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    Group Blog Post.

    150 150 Ellen Ensher
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      Blog by: Argu Arkan, Ahmad Lari, Joshua Lee, Taylor Hamai

      Recently, our Loyola Marymount University business team of juniors and seniors had the honor of conducting a training workshop for a well-known volunteer organization located in Westchester, CA. Westside Pacific Villages prides itself on supporting elder neighbors keep up an active and healthy lifestyle. Our team worked directly with the director of Westside Pacific Villages, Carol Kitabayashi. Carol helped us to understand the mission of the organization and how we could apply our training and development knowledge to serve the needs of WPV.

      The ultimate goal of our training workshop was to transform Carol’s current program into an online and digital format. We conducted two needs assessments early in the semester to better understand and formulate the objectives of our project. We first conducted a key consultation with Carol at the office. We were most interested in understanding how the organization worked, Carol’s role within training, any problems within the current system, and hopes for a future training course. Our second needs analysis consisted of observation. Three group members watched Carol present a volunteer orientation at the office of WPV. Through our needs assessments, we determined that the new online training program would need to present critical information in an entertaining, time efficient, and systematic way. This led us to develop an online training course that would satisfy all given characters above as well as be easy to implement and simple to use.

      After promising Carol that we would help to create an online training program, our group began research. We first looked for support in LinkedIn non-profit and training groups, but received no help. Our main challenge was finding a way to produce a quality training course given a college student/non-profit organization budget of $0. We finally found the help we needed from fellow LMU faculty members. We were given the suggestion to look into Quizlet, Google Forms, Kahoot, Slide-O-Matic, and Powtoons. Our group decided to make use of Google Forms, YouTube, and the free version of Powtoons for our final product.

      We began designing our training by first determining the learning objectives of our workshop. We focused on four aspects: (1) deepening a volunteer’s connection to Westside Pacific Villages and painting a clear picture of the volunteer role and responsibilities, (2) granting clarity to the type of individuals that volunteers will be working with and how to best fit their needs, (3) identifying an actual emergency and reflecting on how to act in such a situation, and (4) acknowledging and overcoming any worries regarding time commitment and prior experience with older adults. After our training objectives were set, we designed a rough blueprint of our training course. Here we decided that we would break up training into the sections of: the mission of WPV, expectations of volunteers, common aging health conditions, the role and responsibilities of volunteer opportunities, and how to handle an emergency situation. Next, we began scripting the information and making our videos.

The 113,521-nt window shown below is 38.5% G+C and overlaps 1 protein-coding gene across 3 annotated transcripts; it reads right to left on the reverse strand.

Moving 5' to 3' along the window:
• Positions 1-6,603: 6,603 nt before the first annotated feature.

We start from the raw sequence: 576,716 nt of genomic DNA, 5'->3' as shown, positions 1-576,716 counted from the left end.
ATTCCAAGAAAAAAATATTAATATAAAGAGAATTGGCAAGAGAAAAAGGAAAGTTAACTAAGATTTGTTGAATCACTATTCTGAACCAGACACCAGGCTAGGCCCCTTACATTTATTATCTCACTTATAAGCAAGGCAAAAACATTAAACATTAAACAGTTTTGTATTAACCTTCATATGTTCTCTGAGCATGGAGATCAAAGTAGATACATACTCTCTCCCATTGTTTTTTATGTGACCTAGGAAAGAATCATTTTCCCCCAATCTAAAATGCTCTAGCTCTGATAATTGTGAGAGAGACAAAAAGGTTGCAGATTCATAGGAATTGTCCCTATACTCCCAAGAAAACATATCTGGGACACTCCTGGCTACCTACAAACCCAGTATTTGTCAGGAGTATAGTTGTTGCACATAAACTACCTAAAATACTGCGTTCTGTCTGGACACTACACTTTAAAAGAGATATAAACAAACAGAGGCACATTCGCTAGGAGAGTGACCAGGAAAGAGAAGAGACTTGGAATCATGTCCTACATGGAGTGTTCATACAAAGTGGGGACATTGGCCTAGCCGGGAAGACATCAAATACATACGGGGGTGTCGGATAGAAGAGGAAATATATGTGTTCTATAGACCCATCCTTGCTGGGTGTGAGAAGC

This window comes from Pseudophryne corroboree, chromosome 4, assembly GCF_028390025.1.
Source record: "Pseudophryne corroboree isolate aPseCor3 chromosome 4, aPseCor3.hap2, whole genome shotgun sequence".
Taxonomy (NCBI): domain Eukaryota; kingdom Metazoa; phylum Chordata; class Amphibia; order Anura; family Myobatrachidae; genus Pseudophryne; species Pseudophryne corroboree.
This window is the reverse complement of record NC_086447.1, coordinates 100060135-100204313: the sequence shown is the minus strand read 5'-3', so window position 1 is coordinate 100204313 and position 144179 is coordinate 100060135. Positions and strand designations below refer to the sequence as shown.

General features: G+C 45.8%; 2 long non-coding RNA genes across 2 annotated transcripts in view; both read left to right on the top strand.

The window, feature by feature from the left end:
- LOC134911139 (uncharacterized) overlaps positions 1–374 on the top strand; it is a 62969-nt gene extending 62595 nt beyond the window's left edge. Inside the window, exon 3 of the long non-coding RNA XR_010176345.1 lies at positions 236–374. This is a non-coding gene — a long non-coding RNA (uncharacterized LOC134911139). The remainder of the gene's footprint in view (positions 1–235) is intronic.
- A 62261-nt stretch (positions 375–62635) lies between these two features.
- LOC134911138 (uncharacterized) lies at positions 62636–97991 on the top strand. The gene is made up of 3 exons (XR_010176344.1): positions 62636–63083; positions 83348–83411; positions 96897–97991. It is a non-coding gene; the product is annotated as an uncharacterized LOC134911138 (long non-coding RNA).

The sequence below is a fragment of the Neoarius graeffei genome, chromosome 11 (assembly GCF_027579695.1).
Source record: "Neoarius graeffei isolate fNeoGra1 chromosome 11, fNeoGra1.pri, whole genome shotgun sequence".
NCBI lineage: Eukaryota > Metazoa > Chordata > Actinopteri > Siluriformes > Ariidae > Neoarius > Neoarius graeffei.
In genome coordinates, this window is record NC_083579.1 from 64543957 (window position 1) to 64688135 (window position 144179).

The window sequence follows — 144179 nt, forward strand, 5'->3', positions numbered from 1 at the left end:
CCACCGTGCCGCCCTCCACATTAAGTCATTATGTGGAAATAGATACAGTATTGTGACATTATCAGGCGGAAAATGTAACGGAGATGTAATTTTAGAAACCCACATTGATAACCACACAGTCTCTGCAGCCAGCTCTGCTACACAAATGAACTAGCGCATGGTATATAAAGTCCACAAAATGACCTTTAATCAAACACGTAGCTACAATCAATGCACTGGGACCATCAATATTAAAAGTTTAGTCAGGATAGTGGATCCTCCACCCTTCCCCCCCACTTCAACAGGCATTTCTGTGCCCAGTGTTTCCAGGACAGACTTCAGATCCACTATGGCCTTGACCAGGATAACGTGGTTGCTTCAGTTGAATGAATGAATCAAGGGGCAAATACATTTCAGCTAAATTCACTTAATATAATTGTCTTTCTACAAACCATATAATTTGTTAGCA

One of the main challenges we faced was creating animations using Powtoons. Powtoons.com offers a great product, but their interface is not very user friendly. One of the first videos created (which was around 1) minute long took about five hours to make. However, with more practice, we learned how to search and implement new objects, how to change backgrounds, and add animated text. Another problem with Powtoons is that voice recording from the site is of low quality. Because of this issue, many of our group members prerecorded their script on their phone, converted it into an .mp3 file, and then uploaded it to the animation. Powtoons also offers three different monthly plans: free, pro, and business. The free version offers limited room for customization. In order to create a more aesthetically pleasing animation, each group member accepted the Powtoon’s 48 hour business plan trial and created their training videos within the limited time. The only problem with this is that for any future video edits, we will either have to pay for the business plan or redo each video using the free templates.

      After our Powtoons animations were created an exported to YouTube, we embedded each video into our Training Google Form and designed questions that highlighted important information from the clips. Google Forms was very easy to use and implement. We were able to create quiz questions within the form that would grade volunteers based on our selected answer key. We were very pleased with the outcome of our project and our creativity in designing a free and professional training course. To see our final product, please click on the following link: https://goo.gl/forms/5BqT3BNgo92uXD8t2.